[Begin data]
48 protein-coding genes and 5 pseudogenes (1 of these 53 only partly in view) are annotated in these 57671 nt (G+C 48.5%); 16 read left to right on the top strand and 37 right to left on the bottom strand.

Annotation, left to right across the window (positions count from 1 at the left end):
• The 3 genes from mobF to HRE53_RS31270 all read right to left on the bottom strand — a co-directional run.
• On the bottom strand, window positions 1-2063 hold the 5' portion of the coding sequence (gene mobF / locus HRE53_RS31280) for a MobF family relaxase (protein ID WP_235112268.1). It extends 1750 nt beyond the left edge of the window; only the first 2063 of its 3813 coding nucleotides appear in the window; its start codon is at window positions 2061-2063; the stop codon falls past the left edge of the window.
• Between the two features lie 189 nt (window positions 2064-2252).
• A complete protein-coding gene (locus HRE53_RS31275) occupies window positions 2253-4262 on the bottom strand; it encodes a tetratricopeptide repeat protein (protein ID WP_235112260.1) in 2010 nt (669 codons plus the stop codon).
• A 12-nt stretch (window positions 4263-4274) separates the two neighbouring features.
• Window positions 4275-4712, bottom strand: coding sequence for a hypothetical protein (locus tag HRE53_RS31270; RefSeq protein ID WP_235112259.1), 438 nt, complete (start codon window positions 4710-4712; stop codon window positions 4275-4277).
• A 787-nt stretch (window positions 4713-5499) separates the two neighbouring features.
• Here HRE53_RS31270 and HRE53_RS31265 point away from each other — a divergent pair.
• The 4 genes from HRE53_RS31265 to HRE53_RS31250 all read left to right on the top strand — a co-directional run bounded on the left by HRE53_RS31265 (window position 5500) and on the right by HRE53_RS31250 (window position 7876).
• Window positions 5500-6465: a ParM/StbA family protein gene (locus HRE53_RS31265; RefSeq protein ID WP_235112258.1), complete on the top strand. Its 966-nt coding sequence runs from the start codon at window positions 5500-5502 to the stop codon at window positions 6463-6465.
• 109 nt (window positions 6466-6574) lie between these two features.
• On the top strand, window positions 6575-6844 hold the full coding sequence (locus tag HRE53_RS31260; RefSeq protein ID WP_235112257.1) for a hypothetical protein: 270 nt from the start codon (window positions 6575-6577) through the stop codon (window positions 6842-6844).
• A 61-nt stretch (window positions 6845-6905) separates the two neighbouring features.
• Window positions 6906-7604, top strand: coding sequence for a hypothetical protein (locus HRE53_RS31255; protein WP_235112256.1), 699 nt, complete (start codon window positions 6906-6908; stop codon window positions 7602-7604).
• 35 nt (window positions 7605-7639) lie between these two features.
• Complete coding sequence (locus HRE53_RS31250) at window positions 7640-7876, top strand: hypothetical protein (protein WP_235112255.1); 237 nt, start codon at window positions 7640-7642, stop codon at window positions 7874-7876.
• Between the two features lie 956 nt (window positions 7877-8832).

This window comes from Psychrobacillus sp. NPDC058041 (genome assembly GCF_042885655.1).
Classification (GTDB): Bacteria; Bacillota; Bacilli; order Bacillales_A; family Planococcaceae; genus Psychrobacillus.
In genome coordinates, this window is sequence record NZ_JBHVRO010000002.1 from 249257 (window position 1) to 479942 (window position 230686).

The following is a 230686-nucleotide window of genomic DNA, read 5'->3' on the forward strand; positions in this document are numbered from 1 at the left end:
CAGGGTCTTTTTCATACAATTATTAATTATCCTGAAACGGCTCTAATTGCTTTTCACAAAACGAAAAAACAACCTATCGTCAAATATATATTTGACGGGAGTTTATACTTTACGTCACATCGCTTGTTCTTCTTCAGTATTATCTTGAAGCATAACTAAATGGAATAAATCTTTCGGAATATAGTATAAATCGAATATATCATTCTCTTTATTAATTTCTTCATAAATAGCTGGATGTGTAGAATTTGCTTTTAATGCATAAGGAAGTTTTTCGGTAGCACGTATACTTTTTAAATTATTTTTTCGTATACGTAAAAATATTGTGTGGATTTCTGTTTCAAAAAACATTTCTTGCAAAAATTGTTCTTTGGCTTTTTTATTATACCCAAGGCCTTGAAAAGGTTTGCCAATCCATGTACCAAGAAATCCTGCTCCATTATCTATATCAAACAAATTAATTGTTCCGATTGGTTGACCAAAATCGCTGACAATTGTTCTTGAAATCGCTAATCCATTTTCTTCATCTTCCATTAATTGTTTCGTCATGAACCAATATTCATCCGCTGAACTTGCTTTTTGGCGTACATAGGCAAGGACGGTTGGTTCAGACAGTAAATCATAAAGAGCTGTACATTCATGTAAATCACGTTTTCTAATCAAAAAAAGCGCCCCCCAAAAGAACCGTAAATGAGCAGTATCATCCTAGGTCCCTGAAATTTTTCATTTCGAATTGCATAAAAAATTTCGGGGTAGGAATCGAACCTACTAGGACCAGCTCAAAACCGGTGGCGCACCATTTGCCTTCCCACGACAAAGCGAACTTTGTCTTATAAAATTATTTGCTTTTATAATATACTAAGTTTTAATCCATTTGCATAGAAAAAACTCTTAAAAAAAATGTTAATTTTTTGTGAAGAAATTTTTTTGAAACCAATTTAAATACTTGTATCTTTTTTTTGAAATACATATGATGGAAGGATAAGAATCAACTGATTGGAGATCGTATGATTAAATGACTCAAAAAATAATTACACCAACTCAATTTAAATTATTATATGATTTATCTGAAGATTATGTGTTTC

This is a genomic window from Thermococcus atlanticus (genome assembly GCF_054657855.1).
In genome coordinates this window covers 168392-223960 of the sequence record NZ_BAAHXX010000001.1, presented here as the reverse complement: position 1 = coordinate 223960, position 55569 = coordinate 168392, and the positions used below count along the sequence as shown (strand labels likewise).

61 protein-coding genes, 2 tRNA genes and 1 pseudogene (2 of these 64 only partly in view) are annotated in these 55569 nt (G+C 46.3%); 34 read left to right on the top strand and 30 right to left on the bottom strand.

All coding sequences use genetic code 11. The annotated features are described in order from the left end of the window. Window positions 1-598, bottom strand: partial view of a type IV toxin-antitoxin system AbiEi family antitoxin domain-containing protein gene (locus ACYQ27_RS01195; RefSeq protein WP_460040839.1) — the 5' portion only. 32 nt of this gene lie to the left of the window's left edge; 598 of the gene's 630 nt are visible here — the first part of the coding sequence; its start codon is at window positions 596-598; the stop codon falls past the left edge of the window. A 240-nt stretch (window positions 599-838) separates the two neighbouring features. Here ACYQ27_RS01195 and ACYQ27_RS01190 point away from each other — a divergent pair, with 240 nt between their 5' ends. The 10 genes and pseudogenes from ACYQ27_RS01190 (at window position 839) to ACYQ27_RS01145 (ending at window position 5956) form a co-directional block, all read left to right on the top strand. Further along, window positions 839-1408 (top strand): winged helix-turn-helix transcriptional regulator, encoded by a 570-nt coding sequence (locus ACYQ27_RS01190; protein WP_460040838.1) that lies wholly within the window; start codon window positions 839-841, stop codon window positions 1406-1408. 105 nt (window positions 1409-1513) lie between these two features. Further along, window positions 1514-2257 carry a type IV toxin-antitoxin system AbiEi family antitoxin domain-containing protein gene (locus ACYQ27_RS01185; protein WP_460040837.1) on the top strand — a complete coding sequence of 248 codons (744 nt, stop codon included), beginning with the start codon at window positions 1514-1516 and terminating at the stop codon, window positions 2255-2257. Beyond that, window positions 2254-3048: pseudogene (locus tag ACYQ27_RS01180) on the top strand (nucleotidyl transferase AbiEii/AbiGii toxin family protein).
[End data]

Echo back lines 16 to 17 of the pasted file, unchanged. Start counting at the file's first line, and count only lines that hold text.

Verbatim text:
• Window positions 6906-7604, top strand: coding sequence for a hypothetical protein (locus HRE53_RS31255; protein WP_235112256.1), 699 nt, complete (start codon window positions 6906-6908; stop codon window positions 7602-7604).
• 35 nt (window positions 7605-7639) lie between these two features.